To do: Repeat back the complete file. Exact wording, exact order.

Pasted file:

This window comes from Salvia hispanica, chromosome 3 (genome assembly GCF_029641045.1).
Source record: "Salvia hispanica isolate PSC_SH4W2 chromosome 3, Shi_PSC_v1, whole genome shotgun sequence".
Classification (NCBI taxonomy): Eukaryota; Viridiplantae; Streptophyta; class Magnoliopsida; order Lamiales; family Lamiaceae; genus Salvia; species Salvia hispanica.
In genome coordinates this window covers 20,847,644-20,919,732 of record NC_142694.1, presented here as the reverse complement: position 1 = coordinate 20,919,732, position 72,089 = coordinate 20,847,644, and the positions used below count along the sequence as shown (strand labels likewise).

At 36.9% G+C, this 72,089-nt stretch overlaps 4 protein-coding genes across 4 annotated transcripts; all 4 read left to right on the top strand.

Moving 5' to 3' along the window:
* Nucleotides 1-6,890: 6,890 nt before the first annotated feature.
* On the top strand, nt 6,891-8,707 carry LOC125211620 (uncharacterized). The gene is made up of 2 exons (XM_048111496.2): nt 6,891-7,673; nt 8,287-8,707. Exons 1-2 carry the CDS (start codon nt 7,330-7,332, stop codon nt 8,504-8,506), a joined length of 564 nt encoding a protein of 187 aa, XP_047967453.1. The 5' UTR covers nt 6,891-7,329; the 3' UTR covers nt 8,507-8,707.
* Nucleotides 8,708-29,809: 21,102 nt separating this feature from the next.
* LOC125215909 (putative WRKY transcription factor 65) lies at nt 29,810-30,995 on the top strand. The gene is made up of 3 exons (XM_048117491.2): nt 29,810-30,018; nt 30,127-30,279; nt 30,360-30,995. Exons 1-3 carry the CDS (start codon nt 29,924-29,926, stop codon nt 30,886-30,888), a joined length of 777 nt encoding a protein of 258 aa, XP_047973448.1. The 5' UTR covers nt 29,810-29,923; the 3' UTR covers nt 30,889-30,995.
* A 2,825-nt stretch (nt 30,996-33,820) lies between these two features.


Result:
This window comes from Salvia hispanica, chromosome 3 (genome assembly GCF_029641045.1).
Source record: "Salvia hispanica isolate PSC_SH4W2 chromosome 3, Shi_PSC_v1, whole genome shotgun sequence".
Classification (NCBI taxonomy): Eukaryota; Viridiplantae; Streptophyta; class Magnoliopsida; order Lamiales; family Lamiaceae; genus Salvia; species Salvia hispanica.
In genome coordinates this window covers 20,847,644-20,919,732 of record NC_142694.1, presented here as the reverse complement: position 1 = coordinate 20,919,732, position 72,089 = coordinate 20,847,644, and the positions used below count along the sequence as shown (strand labels likewise).

At 36.9% G+C, this 72,089-nt stretch overlaps 4 protein-coding genes across 4 annotated transcripts; all 4 read left to right on the top strand.

Moving 5' to 3' along the window:
* Nucleotides 1-6,890: 6,890 nt before the first annotated feature.
* On the top strand, nt 6,891-8,707 carry LOC125211620 (uncharacterized). The gene is made up of 2 exons (XM_048111496.2): nt 6,891-7,673; nt 8,287-8,707. Exons 1-2 carry the CDS (start codon nt 7,330-7,332, stop codon nt 8,504-8,506), a joined length of 564 nt encoding a protein of 187 aa, XP_047967453.1. The 5' UTR covers nt 6,891-7,329; the 3' UTR covers nt 8,507-8,707.
* Nucleotides 8,708-29,809: 21,102 nt separating this feature from the next.
* LOC125215909 (putative WRKY transcription factor 65) lies at nt 29,810-30,995 on the top strand. The gene is made up of 3 exons (XM_048117491.2): nt 29,810-30,018; nt 30,127-30,279; nt 30,360-30,995. Exons 1-3 carry the CDS (start codon nt 29,924-29,926, stop codon nt 30,886-30,888), a joined length of 777 nt encoding a protein of 258 aa, XP_047973448.1. The 5' UTR covers nt 29,810-29,923; the 3' UTR covers nt 30,889-30,995.
* A 2,825-nt stretch (nt 30,996-33,820) lies between these two features.